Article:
Batman vs. Wonder Woman
The Hiketeia, Batman’s first true clash with Wonder Woman, was a conflict of ideals as much as a conflict of strength and skill—the difference between justice, as represented by Batman, and morality, as represented by that boot mounted on Batman’s face. You can take a guess which side won. Batman lost to Diana that night, in his pursuit of a young criminal under Wonder Woman’s sworn protection, and it wound up being precisely what a hard-headed Dark Knight needed to listen to a perspective outside his own. Batman’s defeat at Wonder Woman’s heel proved to him that even when you stand for right, you may not always be in the right.
Batman vs. Batman
Batman: Last Knight on Earth, the epic Black Label finale to the Batman story told by Scott Snyder and Greg Capullo throughout the New 52 era, saw the Dark Knight trudging through a post-apocalyptic wasteland to topple its tyrant warlord, the mysterious Omega. What Batman never suspected, though, was that he was actually a clone implanted with Bruce Wayne’s memories—and the true, original Batman had been Omega himself, warped into a fascist control freak through the darkest of circumstances. But one thing we know for sure about Batman is that he’s always prepared to defeat anyone…even himself. In fact, this was the very reason why the cloned Batman program was set up—in case the true Batman ever lost his way. In the Dark Knight’s mind, the only force capable of defeating a broken Batman is an unbroken one.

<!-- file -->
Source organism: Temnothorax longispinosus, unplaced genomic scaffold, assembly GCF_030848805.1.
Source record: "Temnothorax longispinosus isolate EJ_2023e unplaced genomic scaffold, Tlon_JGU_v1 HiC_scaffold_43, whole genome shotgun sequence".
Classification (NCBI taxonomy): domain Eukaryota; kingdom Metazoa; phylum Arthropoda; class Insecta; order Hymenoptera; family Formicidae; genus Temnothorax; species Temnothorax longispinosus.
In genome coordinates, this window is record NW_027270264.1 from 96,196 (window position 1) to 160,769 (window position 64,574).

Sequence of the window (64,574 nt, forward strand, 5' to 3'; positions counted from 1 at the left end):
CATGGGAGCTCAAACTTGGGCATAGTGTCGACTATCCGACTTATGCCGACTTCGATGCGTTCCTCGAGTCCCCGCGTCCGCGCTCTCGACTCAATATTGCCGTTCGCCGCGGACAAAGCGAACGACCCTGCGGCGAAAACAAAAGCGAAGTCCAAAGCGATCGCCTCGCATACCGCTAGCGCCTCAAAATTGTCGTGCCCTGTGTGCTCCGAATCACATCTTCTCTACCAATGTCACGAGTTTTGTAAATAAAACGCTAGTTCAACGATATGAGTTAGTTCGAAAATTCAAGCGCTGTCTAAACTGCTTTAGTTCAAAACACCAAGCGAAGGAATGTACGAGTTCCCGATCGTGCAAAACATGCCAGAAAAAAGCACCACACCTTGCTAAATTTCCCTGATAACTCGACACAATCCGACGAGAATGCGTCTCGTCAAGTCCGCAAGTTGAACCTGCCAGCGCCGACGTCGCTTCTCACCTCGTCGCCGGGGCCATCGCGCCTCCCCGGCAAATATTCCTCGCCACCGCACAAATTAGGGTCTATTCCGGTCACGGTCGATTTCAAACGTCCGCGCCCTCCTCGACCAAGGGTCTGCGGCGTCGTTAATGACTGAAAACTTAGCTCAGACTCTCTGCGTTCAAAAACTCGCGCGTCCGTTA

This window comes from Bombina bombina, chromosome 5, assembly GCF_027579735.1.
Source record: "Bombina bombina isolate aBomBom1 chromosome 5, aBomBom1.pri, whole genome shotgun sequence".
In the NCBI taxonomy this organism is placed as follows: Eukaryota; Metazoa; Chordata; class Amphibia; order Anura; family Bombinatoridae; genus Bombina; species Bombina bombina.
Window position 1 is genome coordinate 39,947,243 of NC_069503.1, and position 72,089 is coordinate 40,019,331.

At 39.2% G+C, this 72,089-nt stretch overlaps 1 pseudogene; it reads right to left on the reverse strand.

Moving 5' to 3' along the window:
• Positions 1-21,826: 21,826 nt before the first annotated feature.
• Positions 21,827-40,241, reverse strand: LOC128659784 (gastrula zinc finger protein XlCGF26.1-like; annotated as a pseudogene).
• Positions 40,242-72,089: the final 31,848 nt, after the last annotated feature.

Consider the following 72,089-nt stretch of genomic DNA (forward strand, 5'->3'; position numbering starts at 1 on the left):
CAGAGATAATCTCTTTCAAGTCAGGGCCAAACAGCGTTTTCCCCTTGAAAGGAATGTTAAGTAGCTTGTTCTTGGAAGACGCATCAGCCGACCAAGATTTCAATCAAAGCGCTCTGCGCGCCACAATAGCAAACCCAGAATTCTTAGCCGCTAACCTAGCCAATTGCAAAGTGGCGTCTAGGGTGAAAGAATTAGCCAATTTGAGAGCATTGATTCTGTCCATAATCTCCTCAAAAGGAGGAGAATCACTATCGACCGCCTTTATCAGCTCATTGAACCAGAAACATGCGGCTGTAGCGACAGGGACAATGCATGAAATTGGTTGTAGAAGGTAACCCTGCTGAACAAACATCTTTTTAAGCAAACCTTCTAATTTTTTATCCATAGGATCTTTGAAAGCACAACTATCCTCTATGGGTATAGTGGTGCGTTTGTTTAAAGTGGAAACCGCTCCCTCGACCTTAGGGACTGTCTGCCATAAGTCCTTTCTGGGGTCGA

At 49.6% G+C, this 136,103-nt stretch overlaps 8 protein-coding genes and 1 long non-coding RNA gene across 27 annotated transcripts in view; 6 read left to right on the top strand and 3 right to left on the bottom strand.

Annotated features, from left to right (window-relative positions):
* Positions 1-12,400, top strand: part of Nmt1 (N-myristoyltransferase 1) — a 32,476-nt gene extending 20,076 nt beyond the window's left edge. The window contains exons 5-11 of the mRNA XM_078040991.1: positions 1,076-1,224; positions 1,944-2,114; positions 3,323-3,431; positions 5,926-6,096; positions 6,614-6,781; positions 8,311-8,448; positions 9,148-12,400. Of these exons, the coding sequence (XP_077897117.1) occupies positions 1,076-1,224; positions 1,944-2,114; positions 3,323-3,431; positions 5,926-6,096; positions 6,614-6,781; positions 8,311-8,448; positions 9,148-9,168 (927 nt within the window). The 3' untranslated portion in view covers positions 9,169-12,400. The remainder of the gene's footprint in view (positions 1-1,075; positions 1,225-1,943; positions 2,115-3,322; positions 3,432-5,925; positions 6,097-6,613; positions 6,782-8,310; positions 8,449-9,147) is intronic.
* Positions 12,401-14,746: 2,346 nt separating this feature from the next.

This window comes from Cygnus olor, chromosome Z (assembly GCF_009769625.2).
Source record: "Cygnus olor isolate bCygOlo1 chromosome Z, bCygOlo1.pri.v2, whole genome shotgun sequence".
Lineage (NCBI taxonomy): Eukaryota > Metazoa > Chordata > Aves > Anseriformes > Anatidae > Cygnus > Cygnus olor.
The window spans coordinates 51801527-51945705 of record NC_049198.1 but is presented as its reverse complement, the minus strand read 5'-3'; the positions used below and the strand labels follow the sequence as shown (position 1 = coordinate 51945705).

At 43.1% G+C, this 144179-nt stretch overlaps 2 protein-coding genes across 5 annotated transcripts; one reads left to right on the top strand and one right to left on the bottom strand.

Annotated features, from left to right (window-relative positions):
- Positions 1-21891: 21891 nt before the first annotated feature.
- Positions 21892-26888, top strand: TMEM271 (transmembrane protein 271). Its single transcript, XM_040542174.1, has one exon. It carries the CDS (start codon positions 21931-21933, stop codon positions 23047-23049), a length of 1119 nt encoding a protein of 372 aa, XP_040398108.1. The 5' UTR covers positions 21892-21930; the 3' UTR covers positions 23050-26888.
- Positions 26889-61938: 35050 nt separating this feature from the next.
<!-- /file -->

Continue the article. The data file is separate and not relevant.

Batman vs. Lady Shiva
That brings us, finally, to Lady Shiva. Batman’s quick and simple defeat at Lady Shiva’s deadly hands in Detective Comics #952 was no mere trick. Batman suffered no exhaustion, no surprise. The only time Batman has ever fought Shiva fairly, he was at the very top of his game. No excuses, no handicaps. And yet, he lost. How? How could the Dark Knight, the symbol of victory against impossible odds, lose in a fight against a mere mortal woman with no supernatural, metaphysical, or technological advantages?
The answer is only this: Lady Shiva is better. Because the lesson of Lady Shiva is that even if you’re Batman, there’s always someone better out there. There is always a bigger, higher mountain to climb, another goal to strive for. And another benchmark to recognize your own limitations. Lady Shiva exists to prove that even men like Batman are still only just men. And no matter how far you’ve come on your journey to becoming the greatest you can be, you always have miles further to go.
But don’t worry, Batman fans. If Batman ever truly had to defeat Lady Shiva, he can still be the perfect strategist you know and love so well. He has a plan for that too.
That plan’s name just happens to be Cassandra Cain.
Alex Jaffe is the author of our monthly “Ask the Question” column and writes about TV, movies, comics and superhero history for DCComics.com. Follow him on Twitter at @AlexJaffe and find him in the DC Community as HubCityQuestion.
NOTE: The views and opinions expressed in this feature are solely those of Alex Jaffe and do not necessarily reflect those of DC Entertainment or Warner Bros.